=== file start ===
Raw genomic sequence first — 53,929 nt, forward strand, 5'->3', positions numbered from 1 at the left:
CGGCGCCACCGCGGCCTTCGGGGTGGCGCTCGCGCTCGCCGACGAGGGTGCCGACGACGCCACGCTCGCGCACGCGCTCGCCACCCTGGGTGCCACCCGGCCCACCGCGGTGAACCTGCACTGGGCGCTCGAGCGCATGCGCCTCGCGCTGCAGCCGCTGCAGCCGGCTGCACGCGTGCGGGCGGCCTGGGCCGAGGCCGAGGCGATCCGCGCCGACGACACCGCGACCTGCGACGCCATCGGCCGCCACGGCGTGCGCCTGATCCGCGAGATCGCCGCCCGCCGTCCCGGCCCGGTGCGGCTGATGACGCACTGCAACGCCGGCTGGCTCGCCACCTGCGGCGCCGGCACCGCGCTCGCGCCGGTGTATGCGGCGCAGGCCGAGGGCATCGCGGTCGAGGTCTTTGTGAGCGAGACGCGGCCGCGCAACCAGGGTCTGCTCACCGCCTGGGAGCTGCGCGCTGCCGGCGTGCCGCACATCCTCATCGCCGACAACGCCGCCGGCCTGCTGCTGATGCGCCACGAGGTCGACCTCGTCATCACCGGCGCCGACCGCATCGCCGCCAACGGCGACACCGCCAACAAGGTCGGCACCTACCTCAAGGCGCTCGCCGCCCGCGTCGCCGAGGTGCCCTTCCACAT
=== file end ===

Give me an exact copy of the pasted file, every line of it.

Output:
Raw genomic sequence first — 53,929 nt, forward strand, 5'->3', positions numbered from 1 at the left:
CGGCGCCACCGCGGCCTTCGGGGTGGCGCTCGCGCTCGCCGACGAGGGTGCCGACGACGCCACGCTCGCGCACGCGCTCGCCACCCTGGGTGCCACCCGGCCCACCGCGGTGAACCTGCACTGGGCGCTCGAGCGCATGCGCCTCGCGCTGCAGCCGCTGCAGCCGGCTGCACGCGTGCGGGCGGCCTGGGCCGAGGCCGAGGCGATCCGCGCCGACGACACCGCGACCTGCGACGCCATCGGCCGCCACGGCGTGCGCCTGATCCGCGAGATCGCCGCCCGCCGTCCCGGCCCGGTGCGGCTGATGACGCACTGCAACGCCGGCTGGCTCGCCACCTGCGGCGCCGGCACCGCGCTCGCGCCGGTGTATGCGGCGCAGGCCGAGGGCATCGCGGTCGAGGTCTTTGTGAGCGAGACGCGGCCGCGCAACCAGGGTCTGCTCACCGCCTGGGAGCTGCGCGCTGCCGGCGTGCCGCACATCCTCATCGCCGACAACGCCGCCGGCCTGCTGCTGATGCGCCACGAGGTCGACCTCGTCATCACCGGCGCCGACCGCATCGCCGCCAACGGCGACACCGCCAACAAGGTCGGCACCTACCTCAAGGCGCTCGCCGCCCGCGTCGCCGAGGTGCCCTTCCACAT